Comparison of Percutaneous Vertebroplasty and Percutaneous Curved Vertebroplasty for Osteoporotic Vertebral Compression Fractures: Distribution of Bone Cement and Complication

DOI: https://doi.org/10.21203/rs.3.rs-136112/v1

Abstract

Purpose: To evaluate the clinical efficacy and complications of percutaneous curved vertebroplasty in treatment of osteoporotic vertebral compression fractures.

Methods: Patients with single vertebral osteoporotic vertebral compression fractures were selected. The patients were divided into Percutaneous curved vertebroplasty group and Percutaneous vertebroplasty group.Distribution and leakage of bone cement and recovery of the height of the anterior edge of the injured vertebra were observed. VAS and ODI were assessed preoperatively 1 day and 1 year postoperatively. Postoperative follow-up was conducted for 1 year to observe the occurrence of adjacent vertebral fractures. The trial was approved by the Ethics Committee of the Third Affiliated Hospital of Anhui Medical University. 

Results: Compared with the percutaneous vertebroplasty group, distribution of bone cement was more uniform and satisfactory, the leakage rate of bone cement was lower in the percutaneous curved vertebroplasty group. Both the visual analogue scale score and Oswestry disability index of the two groups at 1 day and I year after surgery were significantly improved compared with those before surgery (P < 0.05). There was no significant difference in VAS and ODI. The height of the anterior edge of the injured vertebral body of the two groups improved significantly(P < 0.05), and there was no significant difference between the two groups . There was no significant difference in the incidence of adjacent vertebral fractures between the two groups..

Conclusion: The results show that PCVP has beneficial to the uniform distribution of bone cement in the fracture vertebrae and reduce the leakage of bone cement.

Introduction

Osteoporotic vertebral compression fractures(OVCFs) has become a common disease among the middle-aged and elderly all over the world, and its global prevalence rate is gradually increasing with the aging of the population. Some studies had shown that it accounted for 30% -50% of the global population over the age of 50[1]. The clinical manifestations of osteoporotic vertebral compression fractures include pain, limited physiological function, decreased quality of life, increased mortality and so on[2, 3]. It will also increase the risk of adjacent vertebral c fractures in the future[4, 5].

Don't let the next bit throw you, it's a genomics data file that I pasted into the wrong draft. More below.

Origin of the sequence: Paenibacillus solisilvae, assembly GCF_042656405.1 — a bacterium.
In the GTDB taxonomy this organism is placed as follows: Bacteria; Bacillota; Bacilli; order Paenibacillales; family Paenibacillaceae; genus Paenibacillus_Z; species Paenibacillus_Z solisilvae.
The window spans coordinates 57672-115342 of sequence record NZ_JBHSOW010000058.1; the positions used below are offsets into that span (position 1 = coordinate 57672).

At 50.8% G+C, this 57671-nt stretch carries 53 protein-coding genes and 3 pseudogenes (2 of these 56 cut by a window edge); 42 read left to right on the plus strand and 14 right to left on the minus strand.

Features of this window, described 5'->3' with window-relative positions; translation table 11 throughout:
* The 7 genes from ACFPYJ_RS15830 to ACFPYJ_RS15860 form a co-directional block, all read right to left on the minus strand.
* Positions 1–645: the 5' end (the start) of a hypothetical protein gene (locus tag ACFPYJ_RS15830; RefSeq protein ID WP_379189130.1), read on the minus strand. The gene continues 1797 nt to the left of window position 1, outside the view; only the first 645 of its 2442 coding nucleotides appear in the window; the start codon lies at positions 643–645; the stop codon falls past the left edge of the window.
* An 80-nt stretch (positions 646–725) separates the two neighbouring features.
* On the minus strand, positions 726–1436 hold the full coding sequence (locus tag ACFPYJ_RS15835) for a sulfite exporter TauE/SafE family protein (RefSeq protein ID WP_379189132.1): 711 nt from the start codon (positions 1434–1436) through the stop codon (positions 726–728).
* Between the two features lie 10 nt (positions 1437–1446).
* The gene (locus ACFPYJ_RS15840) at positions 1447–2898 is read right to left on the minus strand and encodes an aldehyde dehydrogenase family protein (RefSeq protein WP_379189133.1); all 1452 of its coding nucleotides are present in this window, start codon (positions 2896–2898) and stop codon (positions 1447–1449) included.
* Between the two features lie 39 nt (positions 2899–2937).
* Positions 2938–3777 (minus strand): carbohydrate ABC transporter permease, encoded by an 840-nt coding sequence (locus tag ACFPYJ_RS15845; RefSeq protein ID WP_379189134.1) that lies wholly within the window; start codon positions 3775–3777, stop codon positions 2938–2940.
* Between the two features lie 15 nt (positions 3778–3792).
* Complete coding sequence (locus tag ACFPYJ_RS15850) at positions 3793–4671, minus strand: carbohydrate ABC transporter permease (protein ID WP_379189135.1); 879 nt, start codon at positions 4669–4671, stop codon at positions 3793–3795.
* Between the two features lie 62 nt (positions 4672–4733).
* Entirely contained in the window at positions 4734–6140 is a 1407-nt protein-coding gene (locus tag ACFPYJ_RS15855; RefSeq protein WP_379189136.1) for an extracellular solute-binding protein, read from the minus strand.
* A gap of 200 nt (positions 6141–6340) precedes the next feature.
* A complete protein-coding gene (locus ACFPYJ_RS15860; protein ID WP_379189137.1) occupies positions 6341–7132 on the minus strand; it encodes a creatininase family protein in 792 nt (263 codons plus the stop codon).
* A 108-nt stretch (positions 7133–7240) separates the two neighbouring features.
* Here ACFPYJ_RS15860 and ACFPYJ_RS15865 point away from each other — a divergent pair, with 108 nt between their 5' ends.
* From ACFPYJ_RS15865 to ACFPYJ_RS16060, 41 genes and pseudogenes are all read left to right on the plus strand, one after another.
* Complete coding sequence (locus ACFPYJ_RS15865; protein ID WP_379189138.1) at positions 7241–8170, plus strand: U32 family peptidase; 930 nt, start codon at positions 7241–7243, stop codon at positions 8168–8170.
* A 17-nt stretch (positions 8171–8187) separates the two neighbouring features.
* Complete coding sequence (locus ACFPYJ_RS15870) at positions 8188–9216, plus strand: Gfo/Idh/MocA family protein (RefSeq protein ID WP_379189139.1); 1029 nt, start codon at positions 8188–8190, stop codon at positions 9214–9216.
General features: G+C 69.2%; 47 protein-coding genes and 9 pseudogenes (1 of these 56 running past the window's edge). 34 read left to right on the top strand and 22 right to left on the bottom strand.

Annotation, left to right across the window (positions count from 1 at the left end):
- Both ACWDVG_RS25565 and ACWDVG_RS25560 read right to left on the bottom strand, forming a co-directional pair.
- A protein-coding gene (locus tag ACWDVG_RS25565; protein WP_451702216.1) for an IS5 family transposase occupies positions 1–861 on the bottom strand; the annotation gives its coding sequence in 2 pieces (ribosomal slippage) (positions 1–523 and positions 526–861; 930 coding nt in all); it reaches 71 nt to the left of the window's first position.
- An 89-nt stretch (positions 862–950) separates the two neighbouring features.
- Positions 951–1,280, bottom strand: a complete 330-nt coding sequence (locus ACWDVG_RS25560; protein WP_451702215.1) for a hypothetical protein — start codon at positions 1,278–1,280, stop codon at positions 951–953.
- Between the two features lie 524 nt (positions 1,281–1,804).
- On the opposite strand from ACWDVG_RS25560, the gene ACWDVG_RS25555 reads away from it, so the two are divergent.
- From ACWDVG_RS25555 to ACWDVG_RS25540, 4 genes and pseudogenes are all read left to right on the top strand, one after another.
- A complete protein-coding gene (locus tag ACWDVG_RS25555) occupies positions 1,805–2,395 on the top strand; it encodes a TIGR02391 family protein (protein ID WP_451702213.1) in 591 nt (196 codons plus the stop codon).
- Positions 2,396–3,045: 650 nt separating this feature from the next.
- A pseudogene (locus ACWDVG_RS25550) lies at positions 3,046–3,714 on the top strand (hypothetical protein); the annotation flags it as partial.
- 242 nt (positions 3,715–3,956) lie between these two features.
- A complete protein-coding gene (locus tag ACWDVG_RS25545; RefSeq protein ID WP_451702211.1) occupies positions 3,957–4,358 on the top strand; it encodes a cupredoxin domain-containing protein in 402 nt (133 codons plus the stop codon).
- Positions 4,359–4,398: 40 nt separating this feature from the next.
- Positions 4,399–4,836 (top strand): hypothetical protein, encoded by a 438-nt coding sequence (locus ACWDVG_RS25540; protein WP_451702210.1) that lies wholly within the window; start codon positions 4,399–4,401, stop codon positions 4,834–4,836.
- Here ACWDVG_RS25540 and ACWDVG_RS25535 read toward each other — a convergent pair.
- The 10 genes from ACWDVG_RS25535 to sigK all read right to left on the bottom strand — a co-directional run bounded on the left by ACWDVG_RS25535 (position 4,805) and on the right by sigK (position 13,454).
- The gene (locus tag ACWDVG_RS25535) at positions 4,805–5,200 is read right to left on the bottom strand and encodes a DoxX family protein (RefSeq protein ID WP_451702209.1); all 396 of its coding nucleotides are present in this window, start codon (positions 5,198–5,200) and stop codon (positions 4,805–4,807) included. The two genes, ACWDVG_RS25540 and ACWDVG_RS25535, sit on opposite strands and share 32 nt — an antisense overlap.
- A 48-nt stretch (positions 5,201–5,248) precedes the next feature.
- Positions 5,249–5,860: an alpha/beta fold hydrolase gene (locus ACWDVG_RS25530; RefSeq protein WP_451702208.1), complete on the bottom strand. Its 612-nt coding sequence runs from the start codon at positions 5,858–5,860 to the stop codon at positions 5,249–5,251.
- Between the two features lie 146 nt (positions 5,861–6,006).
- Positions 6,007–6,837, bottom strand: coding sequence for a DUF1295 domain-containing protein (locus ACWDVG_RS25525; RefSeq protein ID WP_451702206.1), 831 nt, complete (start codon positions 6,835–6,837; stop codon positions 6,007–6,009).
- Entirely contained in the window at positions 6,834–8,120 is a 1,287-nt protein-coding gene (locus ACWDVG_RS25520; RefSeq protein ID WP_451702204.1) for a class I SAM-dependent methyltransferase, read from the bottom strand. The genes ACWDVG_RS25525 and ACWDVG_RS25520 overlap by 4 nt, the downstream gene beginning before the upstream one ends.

Nowadays, the treatment of osteoporotic vertebral compression fractures includes :(1) Conservative treatment: rest, analgesia, brace support, and physiotherapy[3]; (2)Surgical treatment :percutaneous vertebroplasty (PVP) which was most commonly used; percutaneous balloon kyphoplasty(PKP) and percutaneous curved vertebroplasty(PCVP) which has not been widely used in clinic. Moroever, several studies have shown that minimally invasive surgery for OVCFs was a better choice than conservative treatment, because it could not only immediately relieve back pain, but also avoided many complications of patients lying in bed during conservative treatment[6].

PVP was introduced by Galibert et al in 1987. Since then, this minimally invasive treatment had been promoted as a stable treatment for osteoporotic vertebral compression fractures that can not be relieved by conservative treatment. As a routine method for the treatment of osteoporotic vertebral compression fractures, pvp can stabilize the spine and effectively relieve short-term pain[79]. However, its disadvantages as a common surgical method are still obvious: systemic complications of vertebroplasty are rare; fat embolism or arterial embolism may occur,;and epidural bleeding can also take place, but it is extremely infrequent[10, 11]. Due to the large amount of injected bone cement, the most common complication is bone cement leakage, and the uneven distribution of bone cement will also increase the risk of adjacent vertebral fractures[1215].

As an improved method of PVP, PCVP makes use of the characteristics of its material to change the end of the conveying cannula from a flat to a bendable channel, punctured through the unilateral pedicle, make the bone cement dispersed to the stele through the anterior column of the vertebral body. The injection point can be controlled with displacement and has strong maneuverability. The biggest characteristic of PCVP is that the bone cement can be symmetrically and evenly distributed which can solve the problem of poor pain relief in the bone fracture area caused by the uneven distribution of single point and single injection of bone cement in traditional vertebroplasty theoretically[16].

In this study, the clinical efficacy and postoperative complications of PCVP and unilateral PVP in the treatment of OCVFs were evaluated and statistically compared, so as to evaluate the clinical value of cPCVP compared with PVP.

Patients And Methods

study patients

One hundred patients with single vertebral osteoporotic vertebral compression fracture treated in the third affiliated Hospital of Anhui Medical University from June 2018 to June 2019 were randomly divided into PVP group (n = 50) and PCVP (n = 50).